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Eleventh Circuit rules that plaintiff’s civil rights case for false imprisonment by Sheriff’s officer was not barred by fact that underlying trespassing charge was dropped at time of his guilty plea to unrelated offenses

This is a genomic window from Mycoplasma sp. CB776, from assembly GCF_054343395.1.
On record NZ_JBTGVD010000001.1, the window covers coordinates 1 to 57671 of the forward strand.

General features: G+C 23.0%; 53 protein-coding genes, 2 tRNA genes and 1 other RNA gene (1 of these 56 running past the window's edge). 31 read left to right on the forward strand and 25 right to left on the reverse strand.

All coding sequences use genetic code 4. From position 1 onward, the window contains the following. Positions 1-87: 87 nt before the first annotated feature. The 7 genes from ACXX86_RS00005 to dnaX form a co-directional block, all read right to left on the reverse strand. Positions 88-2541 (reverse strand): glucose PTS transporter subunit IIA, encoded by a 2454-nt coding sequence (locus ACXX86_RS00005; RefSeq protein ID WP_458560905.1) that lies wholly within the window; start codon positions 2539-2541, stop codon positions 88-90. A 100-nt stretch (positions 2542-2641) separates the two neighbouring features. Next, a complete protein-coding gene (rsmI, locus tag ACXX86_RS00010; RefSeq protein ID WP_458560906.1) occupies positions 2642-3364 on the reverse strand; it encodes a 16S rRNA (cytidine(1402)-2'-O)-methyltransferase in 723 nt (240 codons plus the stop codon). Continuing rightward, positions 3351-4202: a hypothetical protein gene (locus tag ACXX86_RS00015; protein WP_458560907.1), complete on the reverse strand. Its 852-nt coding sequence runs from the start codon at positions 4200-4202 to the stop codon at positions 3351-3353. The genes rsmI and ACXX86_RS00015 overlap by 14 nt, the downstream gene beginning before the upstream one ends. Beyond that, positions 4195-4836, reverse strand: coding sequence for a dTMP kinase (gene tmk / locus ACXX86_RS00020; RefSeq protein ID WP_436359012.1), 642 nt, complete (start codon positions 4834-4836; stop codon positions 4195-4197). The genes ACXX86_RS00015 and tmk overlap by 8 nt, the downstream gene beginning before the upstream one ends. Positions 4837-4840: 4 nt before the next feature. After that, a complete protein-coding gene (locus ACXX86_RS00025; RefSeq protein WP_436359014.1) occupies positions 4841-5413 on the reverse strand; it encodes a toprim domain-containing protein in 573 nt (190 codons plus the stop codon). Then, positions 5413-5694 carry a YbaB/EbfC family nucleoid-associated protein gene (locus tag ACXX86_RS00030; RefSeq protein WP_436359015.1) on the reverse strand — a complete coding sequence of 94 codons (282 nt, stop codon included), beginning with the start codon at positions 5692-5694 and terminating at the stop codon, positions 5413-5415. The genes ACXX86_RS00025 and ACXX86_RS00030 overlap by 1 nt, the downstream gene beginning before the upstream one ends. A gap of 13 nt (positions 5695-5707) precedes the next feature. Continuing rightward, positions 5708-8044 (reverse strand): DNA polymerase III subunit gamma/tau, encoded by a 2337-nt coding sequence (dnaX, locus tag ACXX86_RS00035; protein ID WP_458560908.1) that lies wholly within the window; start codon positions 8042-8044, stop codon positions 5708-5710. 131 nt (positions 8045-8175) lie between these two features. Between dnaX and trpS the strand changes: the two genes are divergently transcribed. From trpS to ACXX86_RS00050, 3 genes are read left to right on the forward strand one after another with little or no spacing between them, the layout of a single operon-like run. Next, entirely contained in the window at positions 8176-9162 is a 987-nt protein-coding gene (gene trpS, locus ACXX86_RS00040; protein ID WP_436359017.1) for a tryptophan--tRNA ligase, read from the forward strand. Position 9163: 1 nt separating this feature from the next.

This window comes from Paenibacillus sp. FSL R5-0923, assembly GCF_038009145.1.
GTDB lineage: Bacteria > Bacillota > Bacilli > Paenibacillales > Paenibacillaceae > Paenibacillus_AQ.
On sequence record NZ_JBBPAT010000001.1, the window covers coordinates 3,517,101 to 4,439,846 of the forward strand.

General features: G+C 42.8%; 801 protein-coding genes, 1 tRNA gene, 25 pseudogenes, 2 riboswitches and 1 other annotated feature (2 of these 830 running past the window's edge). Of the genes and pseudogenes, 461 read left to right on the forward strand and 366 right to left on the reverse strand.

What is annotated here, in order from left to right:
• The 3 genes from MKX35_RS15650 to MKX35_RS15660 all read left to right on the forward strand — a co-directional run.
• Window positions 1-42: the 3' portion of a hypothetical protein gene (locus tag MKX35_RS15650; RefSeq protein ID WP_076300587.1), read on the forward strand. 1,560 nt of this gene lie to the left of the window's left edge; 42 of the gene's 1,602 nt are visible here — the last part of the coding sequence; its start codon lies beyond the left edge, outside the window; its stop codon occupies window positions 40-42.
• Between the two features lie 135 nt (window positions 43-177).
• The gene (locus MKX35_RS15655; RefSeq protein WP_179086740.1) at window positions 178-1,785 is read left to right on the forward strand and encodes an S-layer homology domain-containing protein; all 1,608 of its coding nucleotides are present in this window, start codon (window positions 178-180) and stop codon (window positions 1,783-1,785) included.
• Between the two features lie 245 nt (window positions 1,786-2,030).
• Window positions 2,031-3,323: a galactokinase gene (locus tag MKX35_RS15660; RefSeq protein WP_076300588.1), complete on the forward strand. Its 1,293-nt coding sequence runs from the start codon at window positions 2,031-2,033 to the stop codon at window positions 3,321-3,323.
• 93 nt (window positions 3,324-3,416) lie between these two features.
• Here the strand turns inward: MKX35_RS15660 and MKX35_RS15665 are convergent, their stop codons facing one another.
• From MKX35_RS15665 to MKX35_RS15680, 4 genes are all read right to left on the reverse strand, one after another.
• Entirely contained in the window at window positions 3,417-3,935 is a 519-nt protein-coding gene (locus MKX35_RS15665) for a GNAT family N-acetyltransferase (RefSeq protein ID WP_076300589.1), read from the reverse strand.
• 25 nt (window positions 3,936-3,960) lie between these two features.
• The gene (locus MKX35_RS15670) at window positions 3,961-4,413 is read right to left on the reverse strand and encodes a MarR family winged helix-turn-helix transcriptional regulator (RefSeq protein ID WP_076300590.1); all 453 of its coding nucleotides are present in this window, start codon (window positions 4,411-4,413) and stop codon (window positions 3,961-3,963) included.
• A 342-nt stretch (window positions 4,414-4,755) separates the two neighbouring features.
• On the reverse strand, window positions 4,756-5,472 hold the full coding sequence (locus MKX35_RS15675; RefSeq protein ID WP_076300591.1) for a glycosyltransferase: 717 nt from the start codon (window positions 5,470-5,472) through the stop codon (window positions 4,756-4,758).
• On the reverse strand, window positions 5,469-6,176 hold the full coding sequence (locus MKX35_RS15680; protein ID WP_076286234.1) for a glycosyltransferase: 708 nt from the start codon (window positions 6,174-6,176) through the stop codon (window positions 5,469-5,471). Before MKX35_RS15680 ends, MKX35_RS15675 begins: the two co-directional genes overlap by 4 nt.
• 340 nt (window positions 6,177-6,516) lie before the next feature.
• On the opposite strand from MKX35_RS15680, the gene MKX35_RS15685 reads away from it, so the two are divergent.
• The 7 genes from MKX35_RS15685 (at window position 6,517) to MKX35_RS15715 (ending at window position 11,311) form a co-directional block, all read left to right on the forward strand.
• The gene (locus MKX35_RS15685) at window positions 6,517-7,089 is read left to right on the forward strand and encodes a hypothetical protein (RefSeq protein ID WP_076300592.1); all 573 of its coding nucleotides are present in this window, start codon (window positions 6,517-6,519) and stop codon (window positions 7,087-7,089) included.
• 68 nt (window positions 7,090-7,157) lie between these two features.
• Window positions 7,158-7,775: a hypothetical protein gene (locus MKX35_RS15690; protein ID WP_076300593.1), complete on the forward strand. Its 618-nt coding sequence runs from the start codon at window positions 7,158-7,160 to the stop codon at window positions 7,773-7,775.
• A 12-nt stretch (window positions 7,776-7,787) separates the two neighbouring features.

On December 30, 2019, in Henley v. Payne, No. 18-13101, the Eleventh Circuit Court of Appeals vacated the district court’s dismissal of a plaintiff’s false imprisonment claim filed under 42 U.S.C. § 1983 against a Bartow County Sheriff’s deputy. The plaintiff claimed that he was falsely arrested and placed in custody for 21 days on a criminal trespass charge. The trial court dismissed the count against the deputy under the authority of Heck v. Humphrey, 512 U.S. 477, 114 S. Ct. 2364 (1994). In Heck, the U.S. Supreme Court held that “when a state prisoner seeks damages in a § 1983 suit, the district court must consider whether a judgment in favor of the plaintiff would necessarily imply the invalidity of his conviction or sentence.” 512 U.S. at 487, 114 S. Ct. at 2372. “[I]f it would, the complaint must be dismissed unless the plaintiff can demonstrate that the conviction or sentence has already been invalidated.” Id. In this case, the plaintiff’s criminal trespass charge was dropped a month after his arrest when he pled guilty to wholly unrelated offenses. The district court agreed with the deputy that the plaintiff’s § 1983 claim was barred by Heck because the plaintiff could not show that the criminal trespass charge was terminated in his favor. The Eleventh Circuit concluded that the district court erred because the second stage of the analysis, requiring a showing by the plaintiff that the conviction or sentence had already been invalidated, is only triggered if a judgment for the plaintiff would invalidate the criminal conviction or sentence. Since the plaintiff’s criminal conviction and sentence was based on charges wholly unrelated to the trespass charge, the Eleventh Circuit concluded this could not be the case.